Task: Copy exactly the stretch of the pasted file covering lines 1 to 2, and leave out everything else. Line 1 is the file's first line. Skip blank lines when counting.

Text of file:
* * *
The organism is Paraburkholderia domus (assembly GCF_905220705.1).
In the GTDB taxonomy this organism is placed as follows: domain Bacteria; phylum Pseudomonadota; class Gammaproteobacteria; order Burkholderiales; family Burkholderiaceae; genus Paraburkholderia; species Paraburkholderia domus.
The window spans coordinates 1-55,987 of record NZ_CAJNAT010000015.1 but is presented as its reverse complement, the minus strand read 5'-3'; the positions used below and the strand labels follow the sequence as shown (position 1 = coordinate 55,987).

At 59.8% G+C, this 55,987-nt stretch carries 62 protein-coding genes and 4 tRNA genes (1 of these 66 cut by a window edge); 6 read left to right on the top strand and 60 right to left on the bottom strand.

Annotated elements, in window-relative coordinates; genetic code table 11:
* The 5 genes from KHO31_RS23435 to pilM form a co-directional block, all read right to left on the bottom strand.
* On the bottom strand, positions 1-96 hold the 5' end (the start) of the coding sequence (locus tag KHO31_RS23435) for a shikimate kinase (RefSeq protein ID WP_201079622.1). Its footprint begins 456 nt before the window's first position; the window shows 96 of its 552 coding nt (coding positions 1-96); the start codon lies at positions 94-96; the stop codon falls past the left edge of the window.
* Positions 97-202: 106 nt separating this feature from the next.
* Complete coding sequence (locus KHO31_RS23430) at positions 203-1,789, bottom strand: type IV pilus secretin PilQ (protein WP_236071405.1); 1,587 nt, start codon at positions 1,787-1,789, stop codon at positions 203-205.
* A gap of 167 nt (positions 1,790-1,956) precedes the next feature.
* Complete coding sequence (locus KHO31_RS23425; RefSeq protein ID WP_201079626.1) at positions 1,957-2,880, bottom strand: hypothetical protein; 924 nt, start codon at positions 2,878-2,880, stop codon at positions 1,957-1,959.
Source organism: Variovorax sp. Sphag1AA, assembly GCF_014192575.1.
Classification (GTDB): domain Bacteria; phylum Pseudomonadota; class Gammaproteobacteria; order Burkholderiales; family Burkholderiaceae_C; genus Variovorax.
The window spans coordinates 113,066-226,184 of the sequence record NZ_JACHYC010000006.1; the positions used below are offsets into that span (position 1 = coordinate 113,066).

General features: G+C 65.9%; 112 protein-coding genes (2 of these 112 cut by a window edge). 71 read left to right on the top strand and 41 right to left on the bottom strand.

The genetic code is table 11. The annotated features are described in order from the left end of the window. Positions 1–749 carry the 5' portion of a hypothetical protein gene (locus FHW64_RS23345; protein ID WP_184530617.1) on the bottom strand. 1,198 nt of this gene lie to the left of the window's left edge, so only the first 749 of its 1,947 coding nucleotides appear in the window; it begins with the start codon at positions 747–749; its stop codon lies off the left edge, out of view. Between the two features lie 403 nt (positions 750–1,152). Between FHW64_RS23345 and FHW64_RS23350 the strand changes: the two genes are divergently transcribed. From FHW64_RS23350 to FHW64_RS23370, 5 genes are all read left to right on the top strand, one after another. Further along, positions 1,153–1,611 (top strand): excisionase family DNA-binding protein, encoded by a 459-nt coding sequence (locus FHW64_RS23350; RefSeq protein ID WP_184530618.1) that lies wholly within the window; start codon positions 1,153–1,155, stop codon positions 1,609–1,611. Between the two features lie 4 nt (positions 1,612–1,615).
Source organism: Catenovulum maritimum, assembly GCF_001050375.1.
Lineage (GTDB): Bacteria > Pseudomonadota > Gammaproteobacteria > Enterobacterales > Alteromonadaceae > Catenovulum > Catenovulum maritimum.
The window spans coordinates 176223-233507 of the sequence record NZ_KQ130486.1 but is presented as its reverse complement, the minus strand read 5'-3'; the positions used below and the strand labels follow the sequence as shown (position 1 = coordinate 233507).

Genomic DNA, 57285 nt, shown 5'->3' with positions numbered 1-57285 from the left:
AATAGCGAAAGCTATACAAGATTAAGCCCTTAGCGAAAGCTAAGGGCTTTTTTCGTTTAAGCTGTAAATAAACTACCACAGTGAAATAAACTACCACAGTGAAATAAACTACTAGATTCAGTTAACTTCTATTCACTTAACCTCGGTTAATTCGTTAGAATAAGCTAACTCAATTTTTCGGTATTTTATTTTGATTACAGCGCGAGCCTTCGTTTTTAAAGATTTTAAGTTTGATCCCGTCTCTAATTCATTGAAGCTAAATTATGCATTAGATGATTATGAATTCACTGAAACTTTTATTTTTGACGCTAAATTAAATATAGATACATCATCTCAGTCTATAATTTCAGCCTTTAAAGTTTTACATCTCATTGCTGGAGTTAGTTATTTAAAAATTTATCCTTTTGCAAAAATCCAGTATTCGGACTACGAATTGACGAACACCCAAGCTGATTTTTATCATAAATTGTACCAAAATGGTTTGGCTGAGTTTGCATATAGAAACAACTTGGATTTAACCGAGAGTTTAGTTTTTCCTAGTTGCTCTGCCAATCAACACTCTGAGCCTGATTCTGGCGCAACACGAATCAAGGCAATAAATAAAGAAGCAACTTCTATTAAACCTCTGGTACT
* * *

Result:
The organism is Paraburkholderia domus (assembly GCF_905220705.1).
In the GTDB taxonomy this organism is placed as follows: domain Bacteria; phylum Pseudomonadota; class Gammaproteobacteria; order Burkholderiales; family Burkholderiaceae; genus Paraburkholderia; species Paraburkholderia domus.